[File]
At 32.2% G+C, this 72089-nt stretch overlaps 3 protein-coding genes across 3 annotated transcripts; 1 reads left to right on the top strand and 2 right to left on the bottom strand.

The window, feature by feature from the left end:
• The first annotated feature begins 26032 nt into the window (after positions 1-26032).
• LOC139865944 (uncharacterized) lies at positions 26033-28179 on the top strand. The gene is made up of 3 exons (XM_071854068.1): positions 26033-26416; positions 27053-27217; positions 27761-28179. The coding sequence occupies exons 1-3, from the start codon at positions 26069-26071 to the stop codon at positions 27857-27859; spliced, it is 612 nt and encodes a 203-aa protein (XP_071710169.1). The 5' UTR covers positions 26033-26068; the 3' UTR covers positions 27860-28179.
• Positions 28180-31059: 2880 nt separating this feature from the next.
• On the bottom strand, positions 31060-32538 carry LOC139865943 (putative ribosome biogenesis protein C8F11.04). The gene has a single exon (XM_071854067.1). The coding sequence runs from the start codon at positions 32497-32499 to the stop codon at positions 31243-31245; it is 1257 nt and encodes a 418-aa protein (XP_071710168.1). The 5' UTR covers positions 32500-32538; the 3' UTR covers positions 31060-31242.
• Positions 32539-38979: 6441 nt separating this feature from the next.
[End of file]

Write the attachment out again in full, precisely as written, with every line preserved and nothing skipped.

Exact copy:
At 32.2% G+C, this 72089-nt stretch overlaps 3 protein-coding genes across 3 annotated transcripts; 1 reads left to right on the top strand and 2 right to left on the bottom strand.

The window, feature by feature from the left end:
• The first annotated feature begins 26032 nt into the window (after positions 1-26032).
• LOC139865944 (uncharacterized) lies at positions 26033-28179 on the top strand. The gene is made up of 3 exons (XM_071854068.1): positions 26033-26416; positions 27053-27217; positions 27761-28179. The coding sequence occupies exons 1-3, from the start codon at positions 26069-26071 to the stop codon at positions 27857-27859; spliced, it is 612 nt and encodes a 203-aa protein (XP_071710169.1). The 5' UTR covers positions 26033-26068; the 3' UTR covers positions 27860-28179.
• Positions 28180-31059: 2880 nt separating this feature from the next.
• On the bottom strand, positions 31060-32538 carry LOC139865943 (putative ribosome biogenesis protein C8F11.04). The gene has a single exon (XM_071854067.1). The coding sequence runs from the start codon at positions 32497-32499 to the stop codon at positions 31243-31245; it is 1257 nt and encodes a 418-aa protein (XP_071710168.1). The 5' UTR covers positions 32500-32538; the 3' UTR covers positions 31060-31242.
• Positions 32539-38979: 6441 nt separating this feature from the next.